• Don’t starve yourself. Eat something every 3-4 hours.

    • If at times you feel like eating sugar, take small quantity and avoid any carbohydrate for that day e.g. rice, potato etc that you would normally have taken.
    • You can also adjust the dose of insulin accordingly.

    • Don’t forget to check your blood sugar after eating sweets.

- Avoid Alcohol

In case you have a concern or query you can always consult an expert & get answers to your questions!

2059 people found this helpful

Risk Factors for Type 2 Diabetes!

DNB (Endocrinology), MD - General Medicine, MBBS
Endocrinologist, Ludhiana
Risk Factors for Type 2 Diabetes!

Type 1 diabetes is commonly referred to as juvenile diabetes and is mostly witnessed among children. It can also occur in adults. In this condition, the body doesn’t produce enough insulin or completely stops producing insulin. The immune system, which saves the body from foreign microbes, attacks the cells that are responsible for producing insulin. The treatment methods include taking insulin shots, taking healthy diet and increased physical activity.

Type 2 diabetes is a condition wherein the insulin is produced normally, but the body is not able to use it properly due to insulin resistance. It is the most common form of diabetes. In the earlier stages, patients have high insulin levels and they can be treated with oral glucose-lowering medicines. With time, pancreatic cells get damaged and insulin may be required to control the blood sugar. The treatment plan includes medication, making lifestyle changes, and controlling blood-sugar and cholesterol levels.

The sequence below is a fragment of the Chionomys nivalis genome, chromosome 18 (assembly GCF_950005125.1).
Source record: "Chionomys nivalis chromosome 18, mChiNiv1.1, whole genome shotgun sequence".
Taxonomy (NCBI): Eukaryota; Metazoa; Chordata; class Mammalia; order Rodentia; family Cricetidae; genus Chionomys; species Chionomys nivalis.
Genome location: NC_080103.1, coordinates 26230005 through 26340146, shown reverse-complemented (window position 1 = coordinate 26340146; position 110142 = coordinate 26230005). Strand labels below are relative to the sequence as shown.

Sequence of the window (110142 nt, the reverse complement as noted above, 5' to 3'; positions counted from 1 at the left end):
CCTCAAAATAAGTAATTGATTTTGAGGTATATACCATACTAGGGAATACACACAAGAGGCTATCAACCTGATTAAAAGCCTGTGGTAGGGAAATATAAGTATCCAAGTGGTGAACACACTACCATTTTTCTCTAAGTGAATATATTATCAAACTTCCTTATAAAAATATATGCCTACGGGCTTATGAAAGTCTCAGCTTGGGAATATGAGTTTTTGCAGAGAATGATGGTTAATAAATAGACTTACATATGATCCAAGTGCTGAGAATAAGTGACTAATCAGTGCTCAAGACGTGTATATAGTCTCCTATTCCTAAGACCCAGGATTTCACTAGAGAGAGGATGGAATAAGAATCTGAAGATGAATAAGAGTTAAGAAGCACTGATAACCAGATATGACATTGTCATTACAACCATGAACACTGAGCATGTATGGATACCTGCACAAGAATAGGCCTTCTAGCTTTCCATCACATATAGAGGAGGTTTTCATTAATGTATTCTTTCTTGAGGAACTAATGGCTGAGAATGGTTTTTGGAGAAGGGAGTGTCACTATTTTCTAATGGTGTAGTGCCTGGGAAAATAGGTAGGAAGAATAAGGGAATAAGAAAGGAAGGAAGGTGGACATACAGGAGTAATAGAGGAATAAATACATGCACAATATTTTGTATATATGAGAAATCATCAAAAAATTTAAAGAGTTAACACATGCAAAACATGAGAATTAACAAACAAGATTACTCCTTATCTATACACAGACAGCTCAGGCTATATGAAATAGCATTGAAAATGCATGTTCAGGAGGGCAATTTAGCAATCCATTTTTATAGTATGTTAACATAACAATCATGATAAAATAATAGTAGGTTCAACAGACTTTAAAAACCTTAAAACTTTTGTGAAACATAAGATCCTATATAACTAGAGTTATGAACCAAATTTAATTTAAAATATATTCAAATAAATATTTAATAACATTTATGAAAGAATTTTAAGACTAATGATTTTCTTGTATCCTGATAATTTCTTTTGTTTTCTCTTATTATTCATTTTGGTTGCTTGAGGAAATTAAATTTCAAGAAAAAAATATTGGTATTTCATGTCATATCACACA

Gestational diabetes is diabetes that develops in some women during pregnancy. It usually occurs around 24th week. The hormones produced during pregnancy can block insulin to be used by the body.  These women have normal blood sugar before pregnancy and most of them have normal sugar after delivery also. But they require treatment of diabetes during pregnancy and many of them may become diabetic later in life. If untreated, it can have adverse effects on pregnancy and the baby.

Secondary diabetes – Rarely, diabetes can occur due to some other diseases like cushing’s syndrome, acromegaly, pancreatitis, pancreatic surgery, trauma or some drugs like steroids etc.

Risk factors for type 2 diabetes